Chart 3  Chart 3: Month-to-month change in the value of residential building permits
Month-to-month change in the value of residential building permits

Increase in the value of institutional permits

The value of institutional permits rose 24.9% to $765 million in October, largely due to gains in Manitoba (+$79 million) and Ontario (+$72 million).

The value of commercial permits decreased 5.3% to $2.0 billion. Gains were reported in eight provinces, led by Quebec (+$161 million), but this was not enough to offset a sizeable decline in British Columbia (-$317 million).

Industrial permits decreased 1.1% to $604 million.

Chart 4  Chart 4: Month-to-month change in the value of non-residential building permits
Month-to-month change in the value of non-residential building permits

Manitoba permits reach record high

Manitoba reported gains in all categories of permits in October, with the total value increasing 74.3% to a record high of $438 million. This increase was largely attributable to high value permits issued in Winnipeg. The mixed-use development True North Square drove gains in multi-family and commercial permits. Institutional permits reached their highest value since April 2003, largely due to an expansion at Red River College. Major upgrades to a water treatment plant in Brandon significantly contributed to the value of industrial permits, which more than doubled compared with September.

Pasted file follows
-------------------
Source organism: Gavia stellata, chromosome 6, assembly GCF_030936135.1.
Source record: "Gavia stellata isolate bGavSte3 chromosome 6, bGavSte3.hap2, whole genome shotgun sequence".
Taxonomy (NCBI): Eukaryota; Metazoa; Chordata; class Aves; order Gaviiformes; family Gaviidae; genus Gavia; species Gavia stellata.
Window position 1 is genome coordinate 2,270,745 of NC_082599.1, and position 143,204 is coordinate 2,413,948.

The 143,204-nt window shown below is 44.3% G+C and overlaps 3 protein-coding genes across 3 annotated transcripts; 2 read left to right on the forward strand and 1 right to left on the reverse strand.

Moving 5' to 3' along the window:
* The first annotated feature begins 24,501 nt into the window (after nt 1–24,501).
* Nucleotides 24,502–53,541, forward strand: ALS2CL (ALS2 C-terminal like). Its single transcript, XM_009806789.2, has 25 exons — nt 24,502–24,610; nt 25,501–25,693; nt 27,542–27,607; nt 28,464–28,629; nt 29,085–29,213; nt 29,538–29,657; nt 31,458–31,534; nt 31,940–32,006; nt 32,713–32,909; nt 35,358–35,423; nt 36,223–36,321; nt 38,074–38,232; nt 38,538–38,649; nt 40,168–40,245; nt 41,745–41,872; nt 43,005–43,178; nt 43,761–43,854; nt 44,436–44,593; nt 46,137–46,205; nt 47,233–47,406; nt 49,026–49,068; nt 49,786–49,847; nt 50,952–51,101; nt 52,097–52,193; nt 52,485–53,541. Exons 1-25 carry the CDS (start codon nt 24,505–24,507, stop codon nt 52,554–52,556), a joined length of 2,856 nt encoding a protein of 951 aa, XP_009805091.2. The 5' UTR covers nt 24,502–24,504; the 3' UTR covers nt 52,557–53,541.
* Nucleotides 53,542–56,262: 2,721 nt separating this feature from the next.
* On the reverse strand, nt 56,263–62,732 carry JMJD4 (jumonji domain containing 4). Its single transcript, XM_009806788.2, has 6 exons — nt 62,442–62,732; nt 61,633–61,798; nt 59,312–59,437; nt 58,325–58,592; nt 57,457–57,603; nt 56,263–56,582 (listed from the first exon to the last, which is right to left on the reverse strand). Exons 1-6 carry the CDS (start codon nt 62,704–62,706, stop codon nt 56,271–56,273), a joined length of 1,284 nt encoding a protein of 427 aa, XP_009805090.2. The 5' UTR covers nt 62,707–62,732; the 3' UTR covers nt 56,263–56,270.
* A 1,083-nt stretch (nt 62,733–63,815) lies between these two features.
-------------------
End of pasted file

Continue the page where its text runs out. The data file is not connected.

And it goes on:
Note to readers

Unless otherwise stated, this release presents seasonally adjusted data, which facilitate month-to-month comparisons by removing the effects of seasonal variations. For information on seasonal adjustment, see Seasonally adjusted data – Frequently asked questions.

The Building Permits Survey covers over 2,400 municipalities, representing 95% of the Canadian population. The communities representing the other 5% of the population are very small, and their levels of building activity have little impact on the total for the entire population.

Building permit data are used as a leading indicator of activity in the construction industry.

The value of planned construction activities presented in this release excludes engineering projects (such as waterworks, sewers or culverts) and land.